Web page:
What is the difference between Judo, karate and martial arts? Is there any age limit to learn judo or martial arts?
closed as unclear what you're asking by Dave Liepmann, The Wudang Kid, JohnP, THelper, Sean Duggan May 26 '15 at 18:34
Please clarify your specific problem or add additional details to highlight exactly what you need. As it's currently written, it’s hard to tell exactly what you're asking. See the How to Ask page for help clarifying this question.If this question can be reworded to fit the rules in the help center, please edit the question.
"Martial arts" is a name for practices that aim at perfecting fighting skills. Some people include things like boxing and judo, while others would say they are "martial sports" as their practice focuses almost exclusively on techniques allowed by their competition rules, clearly ignoring considerable dangers from other techniques.
Judo is an art of throwing, tripping and wrestling. You should search youtube for some judo videos. For a martial art, judo is fairly uniform in the way it is practiced internationally, as the Olympic sports rules provide a shared focus.
Karate is very different from judo, as it emphasises striking techniques such as punches and kicks, elbows and knees, and corresponding blocks with relatively few throws or wrestling moves. Again youtube can give you a taste for this. There are many, many forms of karate that are very different in emphasis and quality, as there is no international body coordinating standards. Some styles have competitions - sometimes open to other styles and sometimes not, other schools are only interested in (relatively) cooperative free or set sparring. There are no unifying rules across all karate styles.
Each school has to decide for themselves whom they will teach. You do read about people who apparently "started training" at age four or five under their parents, uncles etc.. In my first school we wouldn't accept students under around 10. My current school has students who are very young - 5 or 6 perhaps. It's quite shocking to watch them doing full contact fighting, albeit with lots of padding. I think somewhere around 12 to 16 is a good age to start training... starting earlier doesn't necessarily lead to better skills later, and being of an age where you can make more progress without being so limited by your body, attention span, knowledge of logic, science/mechanics etc. can avoid boredom and stagnation.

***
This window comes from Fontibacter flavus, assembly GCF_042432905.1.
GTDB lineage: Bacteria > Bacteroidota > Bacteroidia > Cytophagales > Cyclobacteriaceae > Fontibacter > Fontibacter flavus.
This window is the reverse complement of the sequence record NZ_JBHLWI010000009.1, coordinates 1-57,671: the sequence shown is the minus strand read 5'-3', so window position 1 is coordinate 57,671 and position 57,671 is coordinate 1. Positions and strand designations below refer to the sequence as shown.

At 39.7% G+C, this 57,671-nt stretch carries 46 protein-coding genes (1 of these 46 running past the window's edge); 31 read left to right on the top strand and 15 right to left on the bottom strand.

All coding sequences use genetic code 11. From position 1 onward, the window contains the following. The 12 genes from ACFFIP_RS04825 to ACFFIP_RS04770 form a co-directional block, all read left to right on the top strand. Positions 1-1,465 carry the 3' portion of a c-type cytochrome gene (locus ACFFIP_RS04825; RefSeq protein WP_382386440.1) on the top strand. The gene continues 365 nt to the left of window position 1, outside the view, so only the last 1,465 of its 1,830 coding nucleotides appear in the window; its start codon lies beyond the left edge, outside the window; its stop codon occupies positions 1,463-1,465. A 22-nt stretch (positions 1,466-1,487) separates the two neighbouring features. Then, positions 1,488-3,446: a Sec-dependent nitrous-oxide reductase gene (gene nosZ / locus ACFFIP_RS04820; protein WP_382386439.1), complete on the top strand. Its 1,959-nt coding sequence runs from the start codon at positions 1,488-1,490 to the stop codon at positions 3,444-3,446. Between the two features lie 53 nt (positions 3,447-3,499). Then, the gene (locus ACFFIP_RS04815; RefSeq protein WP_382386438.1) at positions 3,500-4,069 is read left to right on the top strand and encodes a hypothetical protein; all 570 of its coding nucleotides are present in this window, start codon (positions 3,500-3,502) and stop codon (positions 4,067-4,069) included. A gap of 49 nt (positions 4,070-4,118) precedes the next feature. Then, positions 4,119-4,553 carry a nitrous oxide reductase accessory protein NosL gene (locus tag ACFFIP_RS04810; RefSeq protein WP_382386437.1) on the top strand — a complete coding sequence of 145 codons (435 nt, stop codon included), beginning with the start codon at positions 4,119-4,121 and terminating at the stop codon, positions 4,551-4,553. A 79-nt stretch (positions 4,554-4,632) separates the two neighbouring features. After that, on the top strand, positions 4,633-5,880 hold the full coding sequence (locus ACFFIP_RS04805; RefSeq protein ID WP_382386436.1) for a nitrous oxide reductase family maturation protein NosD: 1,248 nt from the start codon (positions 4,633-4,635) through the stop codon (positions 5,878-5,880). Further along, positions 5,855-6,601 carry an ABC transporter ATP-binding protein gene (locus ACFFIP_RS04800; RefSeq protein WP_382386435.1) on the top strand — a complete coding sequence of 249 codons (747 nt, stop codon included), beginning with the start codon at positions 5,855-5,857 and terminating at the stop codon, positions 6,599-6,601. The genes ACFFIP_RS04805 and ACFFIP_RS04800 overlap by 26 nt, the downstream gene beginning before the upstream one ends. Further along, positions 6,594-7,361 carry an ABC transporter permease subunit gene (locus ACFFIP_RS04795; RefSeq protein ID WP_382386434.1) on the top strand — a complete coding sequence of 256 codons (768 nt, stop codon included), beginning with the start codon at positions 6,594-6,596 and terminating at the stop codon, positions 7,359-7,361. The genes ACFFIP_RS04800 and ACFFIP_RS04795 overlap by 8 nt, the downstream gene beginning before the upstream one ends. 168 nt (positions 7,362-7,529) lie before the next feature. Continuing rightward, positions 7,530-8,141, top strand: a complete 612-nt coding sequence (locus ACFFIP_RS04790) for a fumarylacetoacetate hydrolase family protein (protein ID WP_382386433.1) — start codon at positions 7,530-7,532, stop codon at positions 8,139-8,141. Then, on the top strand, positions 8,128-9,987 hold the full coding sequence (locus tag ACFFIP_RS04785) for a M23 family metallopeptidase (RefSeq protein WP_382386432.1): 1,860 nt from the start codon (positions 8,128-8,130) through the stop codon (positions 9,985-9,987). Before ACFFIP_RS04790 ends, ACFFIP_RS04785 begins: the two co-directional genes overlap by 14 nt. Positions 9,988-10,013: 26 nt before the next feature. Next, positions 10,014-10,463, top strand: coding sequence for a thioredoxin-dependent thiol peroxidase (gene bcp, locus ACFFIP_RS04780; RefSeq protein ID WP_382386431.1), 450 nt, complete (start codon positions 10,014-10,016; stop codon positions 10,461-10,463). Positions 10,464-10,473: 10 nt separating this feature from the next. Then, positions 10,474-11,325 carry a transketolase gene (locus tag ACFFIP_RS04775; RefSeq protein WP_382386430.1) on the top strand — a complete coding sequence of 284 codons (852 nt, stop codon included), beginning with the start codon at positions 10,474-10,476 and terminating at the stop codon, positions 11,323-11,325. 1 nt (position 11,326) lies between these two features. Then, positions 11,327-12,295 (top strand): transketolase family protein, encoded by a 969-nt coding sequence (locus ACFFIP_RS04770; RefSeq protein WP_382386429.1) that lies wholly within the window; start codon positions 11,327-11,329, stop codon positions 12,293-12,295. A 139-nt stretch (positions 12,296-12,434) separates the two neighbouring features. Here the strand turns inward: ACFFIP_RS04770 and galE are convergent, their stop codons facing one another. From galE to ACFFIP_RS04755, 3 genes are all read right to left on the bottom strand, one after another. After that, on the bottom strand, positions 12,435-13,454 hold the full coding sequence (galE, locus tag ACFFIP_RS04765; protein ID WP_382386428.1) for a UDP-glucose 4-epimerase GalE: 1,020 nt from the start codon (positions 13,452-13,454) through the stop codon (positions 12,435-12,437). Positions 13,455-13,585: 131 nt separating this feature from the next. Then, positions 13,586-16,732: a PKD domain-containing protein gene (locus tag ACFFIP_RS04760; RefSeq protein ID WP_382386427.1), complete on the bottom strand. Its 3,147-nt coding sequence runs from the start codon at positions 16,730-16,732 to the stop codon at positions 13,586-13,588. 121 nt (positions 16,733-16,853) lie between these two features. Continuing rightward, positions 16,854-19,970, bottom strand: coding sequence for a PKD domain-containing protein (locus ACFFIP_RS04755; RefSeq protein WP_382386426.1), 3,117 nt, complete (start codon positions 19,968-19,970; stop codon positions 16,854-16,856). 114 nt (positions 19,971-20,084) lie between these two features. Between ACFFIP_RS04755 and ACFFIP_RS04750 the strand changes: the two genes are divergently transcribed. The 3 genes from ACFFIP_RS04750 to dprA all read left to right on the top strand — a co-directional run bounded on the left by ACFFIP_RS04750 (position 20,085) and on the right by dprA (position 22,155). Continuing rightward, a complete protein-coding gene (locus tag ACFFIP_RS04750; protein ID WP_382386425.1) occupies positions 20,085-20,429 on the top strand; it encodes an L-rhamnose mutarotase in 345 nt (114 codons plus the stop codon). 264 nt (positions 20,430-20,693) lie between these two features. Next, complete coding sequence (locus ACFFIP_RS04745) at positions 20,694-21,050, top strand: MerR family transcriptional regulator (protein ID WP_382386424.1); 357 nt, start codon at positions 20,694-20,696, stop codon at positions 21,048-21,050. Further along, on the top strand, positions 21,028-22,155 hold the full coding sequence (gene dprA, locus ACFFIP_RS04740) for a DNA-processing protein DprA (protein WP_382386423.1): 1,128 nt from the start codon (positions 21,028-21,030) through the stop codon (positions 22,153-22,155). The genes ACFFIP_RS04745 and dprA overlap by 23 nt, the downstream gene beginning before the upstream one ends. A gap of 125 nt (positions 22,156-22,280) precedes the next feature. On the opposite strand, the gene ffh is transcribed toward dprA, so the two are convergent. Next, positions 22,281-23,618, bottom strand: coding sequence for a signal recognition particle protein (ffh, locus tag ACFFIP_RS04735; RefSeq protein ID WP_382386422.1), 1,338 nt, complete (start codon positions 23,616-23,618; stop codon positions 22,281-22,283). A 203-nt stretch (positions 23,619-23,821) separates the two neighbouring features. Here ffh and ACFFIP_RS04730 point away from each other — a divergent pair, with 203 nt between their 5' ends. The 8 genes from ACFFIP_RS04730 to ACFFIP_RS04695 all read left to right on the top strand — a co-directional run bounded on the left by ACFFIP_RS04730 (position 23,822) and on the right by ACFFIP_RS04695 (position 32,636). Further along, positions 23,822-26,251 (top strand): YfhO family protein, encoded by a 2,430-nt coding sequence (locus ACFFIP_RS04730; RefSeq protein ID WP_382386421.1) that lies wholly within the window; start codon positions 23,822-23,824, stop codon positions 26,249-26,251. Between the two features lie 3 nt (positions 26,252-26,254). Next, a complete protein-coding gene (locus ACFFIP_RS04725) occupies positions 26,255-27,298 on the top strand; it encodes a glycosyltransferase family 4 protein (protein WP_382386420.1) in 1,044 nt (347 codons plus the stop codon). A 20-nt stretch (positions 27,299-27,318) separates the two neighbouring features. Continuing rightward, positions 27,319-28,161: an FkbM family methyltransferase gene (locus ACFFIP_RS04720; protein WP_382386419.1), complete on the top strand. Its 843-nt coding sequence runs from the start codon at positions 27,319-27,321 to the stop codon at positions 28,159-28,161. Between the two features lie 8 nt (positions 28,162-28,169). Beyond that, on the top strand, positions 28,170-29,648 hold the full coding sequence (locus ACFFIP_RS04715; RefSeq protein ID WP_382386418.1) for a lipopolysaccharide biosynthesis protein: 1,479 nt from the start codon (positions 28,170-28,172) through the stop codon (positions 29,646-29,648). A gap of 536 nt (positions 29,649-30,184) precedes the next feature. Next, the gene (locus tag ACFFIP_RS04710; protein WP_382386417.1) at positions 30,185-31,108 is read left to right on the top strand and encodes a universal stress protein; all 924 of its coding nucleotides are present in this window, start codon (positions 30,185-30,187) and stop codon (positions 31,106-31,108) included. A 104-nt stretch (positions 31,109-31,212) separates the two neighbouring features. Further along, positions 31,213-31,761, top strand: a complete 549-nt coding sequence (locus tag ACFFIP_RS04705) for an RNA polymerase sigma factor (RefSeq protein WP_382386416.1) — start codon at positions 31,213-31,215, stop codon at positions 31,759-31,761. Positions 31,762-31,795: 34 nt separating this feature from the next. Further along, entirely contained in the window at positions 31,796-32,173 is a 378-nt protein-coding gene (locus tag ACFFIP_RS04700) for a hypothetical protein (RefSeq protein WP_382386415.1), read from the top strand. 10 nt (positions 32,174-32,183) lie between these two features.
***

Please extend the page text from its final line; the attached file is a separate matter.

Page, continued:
You have a reputation of 1. This seams like a very noobie question.
Martial arts is the category of all, um, martial arts. There are more martial arts than I could ever know.
Karate and judo are both martial arts. I'll name a few as well:
Karate, taekwondo, ju jujitsu, BJJ, Kung fu, aikido...
Of course, there are many different types of specific martial arts. For example, there are 8+ different types of taekwondo. Kung fu is even more (examples: wing chun, Jeet kun do (JKD))
Excuse my spelling, apple's autocorrect is only so good.
There's lots of different martial arts from each country as well. For example: Korea. Here's some Korean martial arts:
Tang soo do
There are even martial arts that aren't very normal. Take caprera (?). It's disguised as dancing, but is actually a dangerous martial art.
Not all martial arts are Asian. There even Israeli martial arts, as well as the Brazilian version of JJ.
There is no age limit for martial arts. If you are *older, I recommend taking aikido. It's extremely fun and effective.
Karate is considered by many martial artist to be an American martial art. It is more popular here than in in Japan. Most American karate schools have little to no ties with Japan, and little respect for the ancient art. American karate has become (generalization) a scam. A ripoff. A money making BUSINESS. The McDojo.